Most notable is the absence from this list of most of the “Redhead’s Group” Soviet operatives: specifically, Boris Bazarov, the “illegal” resident in the U.S. in 1935-1937, who perished during the purges of 1938; Itshak Akhmerov, Bazarov’s deputy and later his successor as “illegal” resident in 1938-1939; and the younger operatives, Mikhail Borodin and Samsonov. On the other hand, Elizaveta Zarubina, whose name appears on the list, might have had a rather brief experience with Hede Massing in the 1930s and probably in 1942-1944. Then an “illegal” operative on the German line, Zarubina in 1937 spent several months with her husband, Vassily Zaroubine, on an “illegal” mission in the U.S. The Zaroubines arrived for their second – and “legal” – U.S. mission in December 1941, when Hede and Paul Massing, according to their own account, had withdrawn from active work for Soviet intelligence. With his service’s “American line” archives at hand, Gorsky should have known better – and specifically should have been aware that following Ignatii Reiss’s assassination in September 1937, the Massings in fact refused to continue working further for Soviet intelligence, and maintained a very low profile after their 1938 return from a visit to the Soviet Union.
It is also strange not to see Noel Field’s name on this list, and to note the omission of a couple of other names that had recently been publicly identified as assets of “Redhead’s Group.”
3. Although “Buben’s Group,” the third group in the “Failures” list, seems less controversial, it is not completely problem-free, either. Most notable is Gorsky’s ignorance of the fate of the long-time OGPU U.S. “illegal,” Harry Rabinovich, who perished during the purges of 1938, and so could not possibly “reside in the USSR” at the time that Gorsky was writing his report. Another problem is the odd use of the word “svyazist” (communication worker, operator), instead of the terms commonly used in intelligence cable traffic: “radist” (radio operator) or “svyaznik” (courier, contact man or cut-out).
4. Anatoly Gorsky seems most knowledgeable when describing the last two groups on his list – and both of these groups were in operation during his own time as rezident in Washington, D.C. Even here, however, quite a number of details, which I discuss in my footnotes to the text of the “Failures in the U.S.” list, indicate that he most probably relied upon his memory or on more recent reports from the United States when compiling his report to General Savchenko, rather than on the more detailed archival information that would have been readily available to him.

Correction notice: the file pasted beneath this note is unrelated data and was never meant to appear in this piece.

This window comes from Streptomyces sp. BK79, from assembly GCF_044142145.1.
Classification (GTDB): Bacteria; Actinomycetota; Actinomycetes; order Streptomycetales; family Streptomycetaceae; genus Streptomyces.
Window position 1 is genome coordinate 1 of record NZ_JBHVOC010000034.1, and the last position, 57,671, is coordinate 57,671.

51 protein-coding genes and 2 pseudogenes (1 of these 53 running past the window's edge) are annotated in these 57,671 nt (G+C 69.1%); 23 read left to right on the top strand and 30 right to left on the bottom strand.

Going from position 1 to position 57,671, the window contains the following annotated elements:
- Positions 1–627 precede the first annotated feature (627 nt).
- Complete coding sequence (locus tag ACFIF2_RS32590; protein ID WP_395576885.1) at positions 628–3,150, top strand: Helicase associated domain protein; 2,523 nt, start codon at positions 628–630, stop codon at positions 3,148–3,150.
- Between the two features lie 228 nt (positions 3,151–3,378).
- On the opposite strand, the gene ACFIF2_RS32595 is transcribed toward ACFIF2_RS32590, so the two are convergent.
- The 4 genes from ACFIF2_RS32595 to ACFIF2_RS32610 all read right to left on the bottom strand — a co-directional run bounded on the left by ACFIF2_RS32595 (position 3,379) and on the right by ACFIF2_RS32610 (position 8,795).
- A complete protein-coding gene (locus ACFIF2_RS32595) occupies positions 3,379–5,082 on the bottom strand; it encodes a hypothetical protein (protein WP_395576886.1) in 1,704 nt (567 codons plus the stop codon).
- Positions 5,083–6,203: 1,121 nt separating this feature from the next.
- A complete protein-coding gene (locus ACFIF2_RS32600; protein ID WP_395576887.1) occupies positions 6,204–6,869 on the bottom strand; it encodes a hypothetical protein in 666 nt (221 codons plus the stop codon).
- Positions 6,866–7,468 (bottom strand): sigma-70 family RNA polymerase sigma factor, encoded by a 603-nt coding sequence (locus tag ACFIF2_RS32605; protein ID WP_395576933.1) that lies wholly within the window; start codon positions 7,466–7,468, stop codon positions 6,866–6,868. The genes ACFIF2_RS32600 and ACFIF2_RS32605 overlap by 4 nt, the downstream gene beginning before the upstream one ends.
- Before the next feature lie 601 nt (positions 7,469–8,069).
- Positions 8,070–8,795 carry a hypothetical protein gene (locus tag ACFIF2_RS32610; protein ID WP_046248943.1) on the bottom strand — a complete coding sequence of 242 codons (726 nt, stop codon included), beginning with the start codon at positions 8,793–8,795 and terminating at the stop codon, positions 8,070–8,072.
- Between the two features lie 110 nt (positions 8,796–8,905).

IV: The origins of “Karl’s group”: a theory
Considering all its inconsistencies, the origins of the information recorded in “Karl’s group” deserve more careful scrutiny. From the way it was presented in Gorsky’s List, it’s clear that not all of Anatoly Gorsky’s information was based on primary sources, as has been suggested by some American reviewers. But neither was the list simply pasted together from contemporary American newspaper accounts and reports available to Moscow operatives at the end of the 1940s. Although all but three names on the list (Harry Azizov, Peter MacLean, and Harry Rosenthal), as well as some of the cover names used, had figured in Whittaker Chambers’ public testimony, this would fail to take into account not only these three names but also the three-digit numbered code names or the considerable confusion in Gorsky’s presentation.
So is this list a final corroboration of Whittaker Chambers’ story, as has been recently alleged, or is it some mysterious and previously unknown variant of Chambers’ story itself? Or is it a glimpse, however garbled, into some real-life operational circumstances from the 1930s? The answer is a complicated one.
To find a key to this puzzle, I went back to a 2003 interview I did in Moscow, with a long-time veteran of the GRU. He mentioned a briefing he was given early in the 1950s, prior to his own U.S. mission, where he was instructed: “to avoid any contacts with any individuals anyhow connected with the failures of 1940s.” This warning was given to him by Lev Tolokonnikov, then one of the GRU heads, who “in his own time in the United States was following the 1940s failures cases.” Tolokonnikov was gathering this information and reporting his findings to his superiors.